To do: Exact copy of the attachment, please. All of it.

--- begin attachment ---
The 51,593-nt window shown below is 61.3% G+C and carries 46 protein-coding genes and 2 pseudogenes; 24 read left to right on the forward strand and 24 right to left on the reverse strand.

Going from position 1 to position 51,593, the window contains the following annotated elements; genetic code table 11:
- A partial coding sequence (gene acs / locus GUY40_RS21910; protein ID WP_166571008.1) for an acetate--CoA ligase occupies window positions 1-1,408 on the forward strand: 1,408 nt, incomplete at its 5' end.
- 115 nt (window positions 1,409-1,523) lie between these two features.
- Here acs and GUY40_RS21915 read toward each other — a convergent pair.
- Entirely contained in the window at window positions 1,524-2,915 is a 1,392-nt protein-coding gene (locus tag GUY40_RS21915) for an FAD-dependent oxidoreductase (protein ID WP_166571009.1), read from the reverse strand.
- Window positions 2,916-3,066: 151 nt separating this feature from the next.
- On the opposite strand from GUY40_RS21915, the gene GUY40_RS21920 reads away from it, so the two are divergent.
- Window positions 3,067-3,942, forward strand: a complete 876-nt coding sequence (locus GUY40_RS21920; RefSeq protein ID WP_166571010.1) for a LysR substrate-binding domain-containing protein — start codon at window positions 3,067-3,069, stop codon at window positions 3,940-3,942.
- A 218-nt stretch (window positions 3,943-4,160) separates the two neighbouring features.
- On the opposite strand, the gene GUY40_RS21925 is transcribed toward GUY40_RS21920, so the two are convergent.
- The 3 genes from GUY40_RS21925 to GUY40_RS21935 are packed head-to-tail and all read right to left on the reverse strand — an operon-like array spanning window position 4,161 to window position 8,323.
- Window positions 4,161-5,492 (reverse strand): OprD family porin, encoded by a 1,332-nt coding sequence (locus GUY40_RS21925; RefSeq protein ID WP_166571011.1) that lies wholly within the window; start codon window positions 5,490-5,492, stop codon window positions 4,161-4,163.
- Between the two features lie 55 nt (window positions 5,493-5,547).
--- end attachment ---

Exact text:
The 51,593-nt window shown below is 61.3% G+C and carries 46 protein-coding genes and 2 pseudogenes; 24 read left to right on the forward strand and 24 right to left on the reverse strand.

Going from position 1 to position 51,593, the window contains the following annotated elements; genetic code table 11:
- A partial coding sequence (gene acs / locus GUY40_RS21910; protein ID WP_166571008.1) for an acetate--CoA ligase occupies window positions 1-1,408 on the forward strand: 1,408 nt, incomplete at its 5' end.
- 115 nt (window positions 1,409-1,523) lie between these two features.
- Here acs and GUY40_RS21915 read toward each other — a convergent pair.
- Entirely contained in the window at window positions 1,524-2,915 is a 1,392-nt protein-coding gene (locus tag GUY40_RS21915) for an FAD-dependent oxidoreductase (protein ID WP_166571009.1), read from the reverse strand.
- Window positions 2,916-3,066: 151 nt separating this feature from the next.
- On the opposite strand from GUY40_RS21915, the gene GUY40_RS21920 reads away from it, so the two are divergent.
- Window positions 3,067-3,942, forward strand: a complete 876-nt coding sequence (locus GUY40_RS21920; RefSeq protein ID WP_166571010.1) for a LysR substrate-binding domain-containing protein — start codon at window positions 3,067-3,069, stop codon at window positions 3,940-3,942.
- A 218-nt stretch (window positions 3,943-4,160) separates the two neighbouring features.
- On the opposite strand, the gene GUY40_RS21925 is transcribed toward GUY40_RS21920, so the two are convergent.
- The 3 genes from GUY40_RS21925 to GUY40_RS21935 are packed head-to-tail and all read right to left on the reverse strand — an operon-like array spanning window position 4,161 to window position 8,323.
- Window positions 4,161-5,492 (reverse strand): OprD family porin, encoded by a 1,332-nt coding sequence (locus GUY40_RS21925; RefSeq protein ID WP_166571011.1) that lies wholly within the window; start codon window positions 5,490-5,492, stop codon window positions 4,161-4,163.
- Between the two features lie 55 nt (window positions 5,493-5,547).